Moses’ conversation here with God is very different from his earlier conversations with God. Moses sounds so much more connected to God. He sounds more familiar with God … much more confident in his place with God. Do you remember the guy, who when he was called to this task of leading God’s people out of Egypt toward freedom, pretty much begged God to “send someone else?” In Exodus chapter 33, verse 11, the verse just before the passage Gerrits shared with us, we hear, “The Lord would speak to Moses face to face, as one speaks to a friend.”
Moses seems different.
At the beginning of the story, he seemed so uncomfortable in his interactions with God. Now Moses seems to be almost pushing God … “God, who are you sending with me? What is the future for us going to look like? Teach me your ways, God. Show me your glory, Lord.” Moses is a courageous advocate for these people he has been called to lead – people we know haven’t been easy to lead. Moses seems to want to know God more.
Earlier in Exodus, I caught myself thinking Moses seemed kind of like the Forrest Gump of prophets and spiritual leaders. He kind of bumbled his way along. Anything good that happened was more in-spite of Moses than because of Moses.
Now, Moses seems like a formidable force.
He prays boldly to God.
He doesn’t beat around the bush.
Is he leading the people or what? Is God going to go with Israel? If God doesn’t go with them what will make them different from any other nation? Couldn’t God just show Moses his ways? Wouldn’t God just reveal his glory to Moses? Don’t you remember, these are your people, God?
Have you ever had someone ask you, or maybe even asked yourself, “Is it ok to say this to God?” “Is it ok to pray about this?” “Is it ok to ask God for this?” If Moses’ example has anything to add to our understanding of prayer, it looks to me like the answer is, “Yes.” These bold prayers to know God better and to advocate for the people God loves, made it into the Bible, so surely they give us some freedom and affirmation in our prayers.
So, one lesson from Moses could be that it is ok to be bold in our prayers.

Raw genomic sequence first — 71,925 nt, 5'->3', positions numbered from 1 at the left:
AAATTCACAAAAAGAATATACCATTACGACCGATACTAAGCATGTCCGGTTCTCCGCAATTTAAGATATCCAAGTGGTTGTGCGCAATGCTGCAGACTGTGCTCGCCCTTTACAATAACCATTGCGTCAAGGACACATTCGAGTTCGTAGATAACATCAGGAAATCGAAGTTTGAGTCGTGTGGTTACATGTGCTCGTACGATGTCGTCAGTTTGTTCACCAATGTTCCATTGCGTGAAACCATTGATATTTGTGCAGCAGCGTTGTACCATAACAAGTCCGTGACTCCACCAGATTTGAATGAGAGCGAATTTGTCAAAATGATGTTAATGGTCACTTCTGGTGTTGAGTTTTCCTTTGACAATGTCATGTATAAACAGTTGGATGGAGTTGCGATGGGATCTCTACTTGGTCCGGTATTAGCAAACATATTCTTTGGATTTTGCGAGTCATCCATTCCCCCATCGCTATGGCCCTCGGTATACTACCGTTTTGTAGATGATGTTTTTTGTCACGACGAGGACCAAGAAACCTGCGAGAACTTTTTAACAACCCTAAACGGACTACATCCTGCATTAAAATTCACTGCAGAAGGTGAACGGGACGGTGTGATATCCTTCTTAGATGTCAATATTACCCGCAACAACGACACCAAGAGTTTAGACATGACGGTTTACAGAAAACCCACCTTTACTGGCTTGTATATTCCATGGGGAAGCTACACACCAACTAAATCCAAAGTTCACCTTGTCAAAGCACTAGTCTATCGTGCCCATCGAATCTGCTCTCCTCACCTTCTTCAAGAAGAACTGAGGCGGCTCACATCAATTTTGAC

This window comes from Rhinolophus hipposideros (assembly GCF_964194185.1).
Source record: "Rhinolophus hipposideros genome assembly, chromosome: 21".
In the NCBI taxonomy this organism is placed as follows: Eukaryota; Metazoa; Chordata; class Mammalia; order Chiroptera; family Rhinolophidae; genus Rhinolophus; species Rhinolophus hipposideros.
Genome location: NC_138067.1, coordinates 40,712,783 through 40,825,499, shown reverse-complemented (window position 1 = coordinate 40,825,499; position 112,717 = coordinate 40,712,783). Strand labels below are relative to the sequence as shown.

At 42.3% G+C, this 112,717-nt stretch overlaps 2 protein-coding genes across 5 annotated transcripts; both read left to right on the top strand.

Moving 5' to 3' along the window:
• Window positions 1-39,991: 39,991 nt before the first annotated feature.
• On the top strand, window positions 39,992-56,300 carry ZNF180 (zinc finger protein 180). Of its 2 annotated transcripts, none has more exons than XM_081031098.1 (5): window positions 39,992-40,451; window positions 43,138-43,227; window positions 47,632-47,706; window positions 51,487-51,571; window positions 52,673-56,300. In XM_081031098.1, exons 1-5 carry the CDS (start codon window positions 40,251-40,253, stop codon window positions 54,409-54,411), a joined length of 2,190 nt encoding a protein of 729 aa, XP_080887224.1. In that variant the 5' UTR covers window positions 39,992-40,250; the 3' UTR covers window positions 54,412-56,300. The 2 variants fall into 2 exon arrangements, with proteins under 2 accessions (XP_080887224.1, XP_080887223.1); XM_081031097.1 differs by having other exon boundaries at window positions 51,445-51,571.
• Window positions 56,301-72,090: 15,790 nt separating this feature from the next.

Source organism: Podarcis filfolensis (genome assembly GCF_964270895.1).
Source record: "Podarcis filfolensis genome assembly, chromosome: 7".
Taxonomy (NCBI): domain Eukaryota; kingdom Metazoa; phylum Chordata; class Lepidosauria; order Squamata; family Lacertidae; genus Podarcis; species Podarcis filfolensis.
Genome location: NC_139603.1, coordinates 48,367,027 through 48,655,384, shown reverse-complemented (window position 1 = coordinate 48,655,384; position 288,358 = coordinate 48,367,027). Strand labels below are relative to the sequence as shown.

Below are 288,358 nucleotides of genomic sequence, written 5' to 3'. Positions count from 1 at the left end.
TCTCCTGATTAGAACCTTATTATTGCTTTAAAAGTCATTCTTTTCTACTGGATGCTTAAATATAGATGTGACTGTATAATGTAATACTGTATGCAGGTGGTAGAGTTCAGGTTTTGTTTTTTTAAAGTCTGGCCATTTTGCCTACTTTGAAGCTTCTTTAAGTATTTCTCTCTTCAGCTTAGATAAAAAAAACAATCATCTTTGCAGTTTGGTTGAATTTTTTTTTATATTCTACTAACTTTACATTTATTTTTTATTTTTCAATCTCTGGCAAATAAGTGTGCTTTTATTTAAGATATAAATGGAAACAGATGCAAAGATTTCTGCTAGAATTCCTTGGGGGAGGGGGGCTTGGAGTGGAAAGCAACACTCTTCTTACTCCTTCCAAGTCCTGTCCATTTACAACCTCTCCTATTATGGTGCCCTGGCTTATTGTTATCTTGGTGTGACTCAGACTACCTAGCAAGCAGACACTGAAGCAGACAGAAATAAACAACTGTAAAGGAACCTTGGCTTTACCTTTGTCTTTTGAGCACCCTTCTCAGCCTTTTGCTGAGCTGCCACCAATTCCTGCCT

Another lesson from Moses might be, prayer is not like rubbing some magic lamp … God is not some sort of genie who is obligated or required to answer our prayers. God is big. God is mysterious. God is not under our control. Our prayers don’t manipulate God … God will do what God wants to do. Moses’ prayers reveal some of the tension of faith … the tension of life with God … we are invited to pray boldly … our prayers matter, but our prayers don’t control God.
I love this pictured God’s goodness will pass in front of him.
I imagine Moses was in a hard situation and he was a guy who could use a shot of goodness. I could see Moses in a disenchanted … discouraged … worn out mindset. God responds to Moses’ prayer by offering an experience of God’s goodness.
What would happen in our faith … in our lives … in our world if we prayed we would experience God’s goodness … if we asked God to open our eyes to God’s goodness in action all around us? What would it look like? How would it shape us? How would it change us?
I love imagining what it must have been like to experience God’s goodness … God’s glory … passing by while Moses was tucked away in that cleft of the rock … the soft part of God’s hand protecting Moses from that overwhelming presence … that mind-blowing goodness.
John’s Gospel introduces Jesus, saying:
14 The Word became flesh and made his dwelling among us. We have seen his glory, the glory of the one and only Son, who came from the Father, full of grace and truth … 16 Out of his fullness we have all received grace in place of grace already given. 17 For the law was given through Moses; grace and truth came through Jesus Christ. 18 No one has ever seen God, but the one and only Son, who is himself God and is in closest relationship with the Father, has made him known.
When we see Jesus, when we read about him in the Gospels, when we see people living lives in tune with Christ’s purpose, when we pray, when we reach out beyond ourselves to serve and love in Christlike ways, we encounter God … we see God’s glory and goodness made known.